Have you seen the film Wag the Dog? That smoke-filled battlefield scene is actually a digital game, calculated from all kinds of predefined parameters. As technology advances, the two-dimensional and the three-dimensional, the real and the virtual, will gradually blend into one, challenging not only the visual sense of audiences, but also the creativity of digital technology workers.


In the broad sense, the term "digital content" can be applied to any informational content distributed or displayed on digital tools such as computers. However, some technofreaks who pursue whatever is newest, coolest and most fashionable might not agree. In their view, only works conceived and created using the latest digital technology are worthy of the name.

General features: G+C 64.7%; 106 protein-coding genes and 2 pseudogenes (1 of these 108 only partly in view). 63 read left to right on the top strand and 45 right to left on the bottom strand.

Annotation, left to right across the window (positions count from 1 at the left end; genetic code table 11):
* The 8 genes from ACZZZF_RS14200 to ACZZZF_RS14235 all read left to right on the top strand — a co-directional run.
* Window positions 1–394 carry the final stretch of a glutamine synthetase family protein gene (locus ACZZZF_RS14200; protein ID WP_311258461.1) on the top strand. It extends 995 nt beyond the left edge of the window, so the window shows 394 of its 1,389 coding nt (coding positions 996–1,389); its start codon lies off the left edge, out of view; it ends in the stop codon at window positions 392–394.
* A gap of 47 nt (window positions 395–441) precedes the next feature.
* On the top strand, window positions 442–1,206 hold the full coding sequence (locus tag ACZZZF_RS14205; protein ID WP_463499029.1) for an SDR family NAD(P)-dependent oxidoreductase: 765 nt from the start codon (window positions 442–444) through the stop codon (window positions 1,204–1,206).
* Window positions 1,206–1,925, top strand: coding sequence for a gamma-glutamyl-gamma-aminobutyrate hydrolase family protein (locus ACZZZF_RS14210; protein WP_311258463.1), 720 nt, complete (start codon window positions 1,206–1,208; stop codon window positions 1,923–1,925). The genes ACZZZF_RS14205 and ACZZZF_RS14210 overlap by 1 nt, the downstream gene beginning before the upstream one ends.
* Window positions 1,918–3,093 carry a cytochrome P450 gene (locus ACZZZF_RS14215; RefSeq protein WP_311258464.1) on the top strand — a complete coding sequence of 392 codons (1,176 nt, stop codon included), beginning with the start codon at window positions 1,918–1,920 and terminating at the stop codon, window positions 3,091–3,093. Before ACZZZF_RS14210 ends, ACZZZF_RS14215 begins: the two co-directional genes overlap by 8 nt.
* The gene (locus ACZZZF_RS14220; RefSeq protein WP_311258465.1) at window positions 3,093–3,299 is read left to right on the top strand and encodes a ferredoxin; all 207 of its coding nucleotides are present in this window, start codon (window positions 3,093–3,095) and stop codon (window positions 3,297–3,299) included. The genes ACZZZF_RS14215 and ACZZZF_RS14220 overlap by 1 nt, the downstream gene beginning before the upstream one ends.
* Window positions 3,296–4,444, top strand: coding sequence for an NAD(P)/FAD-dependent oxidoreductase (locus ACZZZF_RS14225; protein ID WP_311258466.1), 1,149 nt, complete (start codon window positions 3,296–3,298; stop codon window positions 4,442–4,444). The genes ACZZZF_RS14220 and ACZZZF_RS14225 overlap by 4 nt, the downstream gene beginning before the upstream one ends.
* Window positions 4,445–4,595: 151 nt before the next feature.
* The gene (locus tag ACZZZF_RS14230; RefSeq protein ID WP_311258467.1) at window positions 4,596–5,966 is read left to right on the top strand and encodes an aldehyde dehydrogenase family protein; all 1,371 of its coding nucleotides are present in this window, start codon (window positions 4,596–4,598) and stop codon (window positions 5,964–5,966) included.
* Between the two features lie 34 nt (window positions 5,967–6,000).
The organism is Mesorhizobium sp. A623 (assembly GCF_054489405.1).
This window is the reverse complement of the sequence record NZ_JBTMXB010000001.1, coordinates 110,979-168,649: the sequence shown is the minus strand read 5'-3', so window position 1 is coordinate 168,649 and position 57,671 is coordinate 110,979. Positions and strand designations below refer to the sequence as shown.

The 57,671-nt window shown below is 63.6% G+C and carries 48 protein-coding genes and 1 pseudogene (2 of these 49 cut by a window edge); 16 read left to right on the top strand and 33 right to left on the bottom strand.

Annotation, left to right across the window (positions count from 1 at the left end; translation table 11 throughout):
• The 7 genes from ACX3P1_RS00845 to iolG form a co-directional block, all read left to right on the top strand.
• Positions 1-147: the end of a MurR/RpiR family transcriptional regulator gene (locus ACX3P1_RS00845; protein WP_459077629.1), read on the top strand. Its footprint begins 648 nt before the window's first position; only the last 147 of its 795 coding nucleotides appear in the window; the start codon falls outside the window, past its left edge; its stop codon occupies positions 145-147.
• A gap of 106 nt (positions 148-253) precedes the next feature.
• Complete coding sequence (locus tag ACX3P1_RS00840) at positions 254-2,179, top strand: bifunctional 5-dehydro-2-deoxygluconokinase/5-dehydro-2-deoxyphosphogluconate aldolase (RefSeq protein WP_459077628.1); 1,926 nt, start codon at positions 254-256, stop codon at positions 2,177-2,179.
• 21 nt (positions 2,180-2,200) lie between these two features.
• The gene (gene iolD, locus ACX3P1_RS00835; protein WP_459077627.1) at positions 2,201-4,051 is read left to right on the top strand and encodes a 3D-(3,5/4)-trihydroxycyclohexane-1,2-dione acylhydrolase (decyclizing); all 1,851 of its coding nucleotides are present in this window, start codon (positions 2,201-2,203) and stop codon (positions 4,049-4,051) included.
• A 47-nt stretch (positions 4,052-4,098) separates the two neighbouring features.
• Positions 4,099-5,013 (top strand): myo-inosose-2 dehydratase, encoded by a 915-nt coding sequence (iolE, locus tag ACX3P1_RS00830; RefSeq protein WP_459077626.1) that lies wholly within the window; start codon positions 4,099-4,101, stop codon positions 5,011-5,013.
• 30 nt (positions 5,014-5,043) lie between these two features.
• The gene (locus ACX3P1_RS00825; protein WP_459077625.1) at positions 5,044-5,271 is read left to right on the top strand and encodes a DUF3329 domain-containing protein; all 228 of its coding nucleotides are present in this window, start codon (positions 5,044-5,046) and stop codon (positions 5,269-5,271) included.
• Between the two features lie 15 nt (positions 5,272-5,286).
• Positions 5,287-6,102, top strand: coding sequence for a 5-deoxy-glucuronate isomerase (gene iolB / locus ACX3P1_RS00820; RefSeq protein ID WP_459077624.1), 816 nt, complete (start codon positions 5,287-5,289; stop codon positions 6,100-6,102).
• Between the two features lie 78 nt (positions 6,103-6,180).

The merging of mind and computer

In animation, for example, cartoon contract work was once a classic labor-intensive industry. Just a second of screen time requires a sequence of 30 separate images; a 75-minute cartoon film uses 135,000 images! After receiving the story and concept art from the client such as Disney, the artists would set to work designing the characters, drawing each posture and movement, and finally adding color, running the frames in sequence, and making repeated corrections to make the movements smooth-only those who have spent their days crouched over a drawing board know the price paid in tears for each moment of joy on the screen!